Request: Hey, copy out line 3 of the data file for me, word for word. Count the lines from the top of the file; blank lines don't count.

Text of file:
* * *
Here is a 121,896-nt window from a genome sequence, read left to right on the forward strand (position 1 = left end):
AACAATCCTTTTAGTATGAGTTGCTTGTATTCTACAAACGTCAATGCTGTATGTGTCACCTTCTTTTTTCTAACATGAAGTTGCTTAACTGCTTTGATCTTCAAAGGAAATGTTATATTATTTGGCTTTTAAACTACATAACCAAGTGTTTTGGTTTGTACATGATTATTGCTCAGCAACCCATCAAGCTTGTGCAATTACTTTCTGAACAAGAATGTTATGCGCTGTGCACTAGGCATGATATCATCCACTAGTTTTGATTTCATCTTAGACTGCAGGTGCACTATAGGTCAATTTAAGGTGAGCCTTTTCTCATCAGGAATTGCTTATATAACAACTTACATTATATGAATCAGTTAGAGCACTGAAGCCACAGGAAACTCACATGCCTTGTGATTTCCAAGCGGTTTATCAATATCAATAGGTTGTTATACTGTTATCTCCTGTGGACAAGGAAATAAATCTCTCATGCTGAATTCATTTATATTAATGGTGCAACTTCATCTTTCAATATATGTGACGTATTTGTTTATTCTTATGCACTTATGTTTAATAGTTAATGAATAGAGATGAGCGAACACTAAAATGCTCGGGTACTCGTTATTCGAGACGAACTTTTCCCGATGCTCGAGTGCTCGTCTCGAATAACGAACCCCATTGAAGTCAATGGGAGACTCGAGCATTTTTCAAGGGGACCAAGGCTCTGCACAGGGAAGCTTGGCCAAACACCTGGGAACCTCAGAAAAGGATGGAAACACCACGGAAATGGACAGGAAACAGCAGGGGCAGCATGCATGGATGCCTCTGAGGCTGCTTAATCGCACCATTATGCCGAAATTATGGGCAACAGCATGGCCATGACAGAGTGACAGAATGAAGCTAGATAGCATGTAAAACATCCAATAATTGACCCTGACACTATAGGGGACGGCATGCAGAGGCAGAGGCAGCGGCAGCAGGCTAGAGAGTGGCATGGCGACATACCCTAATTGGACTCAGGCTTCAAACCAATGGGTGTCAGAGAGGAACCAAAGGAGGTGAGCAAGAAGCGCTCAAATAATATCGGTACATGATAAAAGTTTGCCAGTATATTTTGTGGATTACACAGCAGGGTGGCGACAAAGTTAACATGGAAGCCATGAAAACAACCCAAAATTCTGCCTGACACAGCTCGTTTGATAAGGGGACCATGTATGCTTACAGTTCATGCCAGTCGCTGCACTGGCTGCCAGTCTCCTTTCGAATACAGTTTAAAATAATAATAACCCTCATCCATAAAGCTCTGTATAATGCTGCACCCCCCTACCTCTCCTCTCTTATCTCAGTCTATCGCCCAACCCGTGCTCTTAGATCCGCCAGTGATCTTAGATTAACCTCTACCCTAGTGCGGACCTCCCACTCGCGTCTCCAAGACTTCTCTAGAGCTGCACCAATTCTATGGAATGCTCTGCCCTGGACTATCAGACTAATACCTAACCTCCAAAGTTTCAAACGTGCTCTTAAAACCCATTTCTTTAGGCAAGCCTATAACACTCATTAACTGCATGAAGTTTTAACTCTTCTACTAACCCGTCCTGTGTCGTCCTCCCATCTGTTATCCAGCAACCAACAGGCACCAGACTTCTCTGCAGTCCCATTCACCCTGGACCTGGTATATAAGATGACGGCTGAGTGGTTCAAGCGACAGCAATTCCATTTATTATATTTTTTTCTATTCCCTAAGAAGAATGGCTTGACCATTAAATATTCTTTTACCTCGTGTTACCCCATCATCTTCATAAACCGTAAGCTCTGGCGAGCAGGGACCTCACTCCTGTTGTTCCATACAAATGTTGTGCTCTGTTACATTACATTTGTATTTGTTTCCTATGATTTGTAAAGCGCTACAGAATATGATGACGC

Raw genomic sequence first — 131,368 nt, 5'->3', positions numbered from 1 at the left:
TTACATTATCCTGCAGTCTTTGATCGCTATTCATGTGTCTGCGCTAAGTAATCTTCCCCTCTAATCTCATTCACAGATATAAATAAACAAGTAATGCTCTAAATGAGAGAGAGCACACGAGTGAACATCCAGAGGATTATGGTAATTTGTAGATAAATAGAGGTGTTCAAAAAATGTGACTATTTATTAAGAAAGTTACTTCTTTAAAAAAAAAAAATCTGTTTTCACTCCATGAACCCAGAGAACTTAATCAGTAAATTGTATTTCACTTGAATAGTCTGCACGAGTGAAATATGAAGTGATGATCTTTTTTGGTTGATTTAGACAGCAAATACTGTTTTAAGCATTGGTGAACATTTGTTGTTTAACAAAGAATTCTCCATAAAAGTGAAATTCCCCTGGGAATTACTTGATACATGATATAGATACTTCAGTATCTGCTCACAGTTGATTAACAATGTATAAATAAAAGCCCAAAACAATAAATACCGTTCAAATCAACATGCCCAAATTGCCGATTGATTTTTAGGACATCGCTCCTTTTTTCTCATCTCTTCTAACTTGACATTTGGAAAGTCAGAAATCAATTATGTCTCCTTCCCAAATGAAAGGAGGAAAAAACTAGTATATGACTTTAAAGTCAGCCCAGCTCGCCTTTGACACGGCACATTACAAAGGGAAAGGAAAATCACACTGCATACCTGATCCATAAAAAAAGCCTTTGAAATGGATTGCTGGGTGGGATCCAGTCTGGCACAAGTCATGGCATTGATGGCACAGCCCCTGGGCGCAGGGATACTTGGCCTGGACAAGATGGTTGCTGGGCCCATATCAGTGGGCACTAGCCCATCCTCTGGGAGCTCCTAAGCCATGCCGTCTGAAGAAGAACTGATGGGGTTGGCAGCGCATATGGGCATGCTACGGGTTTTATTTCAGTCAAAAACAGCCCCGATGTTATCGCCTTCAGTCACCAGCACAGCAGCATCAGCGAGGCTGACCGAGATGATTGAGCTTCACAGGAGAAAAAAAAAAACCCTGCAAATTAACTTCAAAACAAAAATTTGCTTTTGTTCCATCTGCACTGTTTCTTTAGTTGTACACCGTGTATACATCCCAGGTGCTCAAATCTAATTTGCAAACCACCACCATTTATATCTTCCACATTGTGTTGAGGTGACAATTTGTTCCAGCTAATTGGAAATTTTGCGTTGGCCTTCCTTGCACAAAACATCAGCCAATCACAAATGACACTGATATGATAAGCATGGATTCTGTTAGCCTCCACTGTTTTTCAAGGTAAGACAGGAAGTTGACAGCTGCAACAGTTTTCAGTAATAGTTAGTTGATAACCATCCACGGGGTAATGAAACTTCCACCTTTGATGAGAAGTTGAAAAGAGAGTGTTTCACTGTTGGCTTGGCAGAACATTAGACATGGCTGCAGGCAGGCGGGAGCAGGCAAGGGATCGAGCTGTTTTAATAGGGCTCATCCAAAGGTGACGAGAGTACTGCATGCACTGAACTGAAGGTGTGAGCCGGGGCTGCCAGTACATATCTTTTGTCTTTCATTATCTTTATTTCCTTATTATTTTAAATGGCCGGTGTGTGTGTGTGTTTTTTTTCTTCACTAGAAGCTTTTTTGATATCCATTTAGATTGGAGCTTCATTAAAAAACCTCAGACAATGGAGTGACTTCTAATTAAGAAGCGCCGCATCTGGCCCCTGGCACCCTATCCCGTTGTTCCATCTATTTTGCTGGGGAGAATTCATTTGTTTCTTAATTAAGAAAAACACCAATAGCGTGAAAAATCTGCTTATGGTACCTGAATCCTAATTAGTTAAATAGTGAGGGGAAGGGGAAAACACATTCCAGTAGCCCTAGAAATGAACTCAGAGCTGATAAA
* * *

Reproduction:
Raw genomic sequence first — 131,368 nt, 5'->3', positions numbered from 1 at the left: